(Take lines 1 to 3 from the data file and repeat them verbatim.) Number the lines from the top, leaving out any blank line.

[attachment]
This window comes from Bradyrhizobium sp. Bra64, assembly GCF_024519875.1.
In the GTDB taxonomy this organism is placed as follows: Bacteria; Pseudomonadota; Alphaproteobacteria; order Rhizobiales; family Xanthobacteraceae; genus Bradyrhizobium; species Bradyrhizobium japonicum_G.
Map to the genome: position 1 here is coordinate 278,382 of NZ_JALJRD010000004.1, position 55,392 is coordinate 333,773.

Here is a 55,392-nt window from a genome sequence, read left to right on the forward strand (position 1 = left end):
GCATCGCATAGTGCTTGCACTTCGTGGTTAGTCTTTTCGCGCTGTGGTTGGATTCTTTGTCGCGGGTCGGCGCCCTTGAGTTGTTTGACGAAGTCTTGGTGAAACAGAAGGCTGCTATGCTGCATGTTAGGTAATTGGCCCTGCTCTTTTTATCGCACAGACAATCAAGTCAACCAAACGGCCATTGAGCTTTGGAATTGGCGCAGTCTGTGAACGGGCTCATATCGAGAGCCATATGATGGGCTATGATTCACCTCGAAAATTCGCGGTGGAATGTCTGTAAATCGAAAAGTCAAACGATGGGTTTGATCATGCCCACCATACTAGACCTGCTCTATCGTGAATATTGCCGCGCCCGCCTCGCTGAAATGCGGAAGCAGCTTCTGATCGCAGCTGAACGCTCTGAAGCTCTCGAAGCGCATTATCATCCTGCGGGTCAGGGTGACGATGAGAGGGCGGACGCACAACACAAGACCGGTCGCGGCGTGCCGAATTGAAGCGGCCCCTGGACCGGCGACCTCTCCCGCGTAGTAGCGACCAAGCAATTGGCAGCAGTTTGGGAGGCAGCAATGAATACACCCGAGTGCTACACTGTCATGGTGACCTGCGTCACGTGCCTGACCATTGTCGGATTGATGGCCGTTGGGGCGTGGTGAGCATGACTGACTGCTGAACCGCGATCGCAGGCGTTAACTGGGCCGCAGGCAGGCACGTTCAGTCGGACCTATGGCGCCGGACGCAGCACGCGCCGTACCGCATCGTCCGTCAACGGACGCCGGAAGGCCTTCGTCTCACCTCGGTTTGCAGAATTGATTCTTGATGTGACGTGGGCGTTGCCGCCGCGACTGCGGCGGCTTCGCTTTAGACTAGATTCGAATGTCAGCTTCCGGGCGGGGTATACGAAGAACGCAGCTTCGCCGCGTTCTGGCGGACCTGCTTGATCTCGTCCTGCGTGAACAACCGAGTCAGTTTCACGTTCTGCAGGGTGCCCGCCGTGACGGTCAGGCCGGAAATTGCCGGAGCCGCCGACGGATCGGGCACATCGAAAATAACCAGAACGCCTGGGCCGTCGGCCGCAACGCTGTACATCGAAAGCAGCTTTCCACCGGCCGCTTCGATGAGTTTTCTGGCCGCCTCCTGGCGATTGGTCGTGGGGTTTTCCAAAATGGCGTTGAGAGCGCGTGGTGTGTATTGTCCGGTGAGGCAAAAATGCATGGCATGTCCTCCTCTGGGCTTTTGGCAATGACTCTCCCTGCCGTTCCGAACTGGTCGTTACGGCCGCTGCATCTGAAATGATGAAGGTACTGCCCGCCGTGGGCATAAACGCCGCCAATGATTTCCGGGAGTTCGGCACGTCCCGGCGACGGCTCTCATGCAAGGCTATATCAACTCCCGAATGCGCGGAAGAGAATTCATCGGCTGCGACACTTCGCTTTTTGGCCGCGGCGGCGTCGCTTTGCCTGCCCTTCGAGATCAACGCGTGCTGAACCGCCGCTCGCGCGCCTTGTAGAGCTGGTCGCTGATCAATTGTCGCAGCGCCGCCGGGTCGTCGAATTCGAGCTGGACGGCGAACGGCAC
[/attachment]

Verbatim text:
This window comes from Bradyrhizobium sp. Bra64, assembly GCF_024519875.1.
In the GTDB taxonomy this organism is placed as follows: Bacteria; Pseudomonadota; Alphaproteobacteria; order Rhizobiales; family Xanthobacteraceae; genus Bradyrhizobium; species Bradyrhizobium japonicum_G.
Map to the genome: position 1 here is coordinate 278,382 of NZ_JALJRD010000004.1, position 55,392 is coordinate 333,773.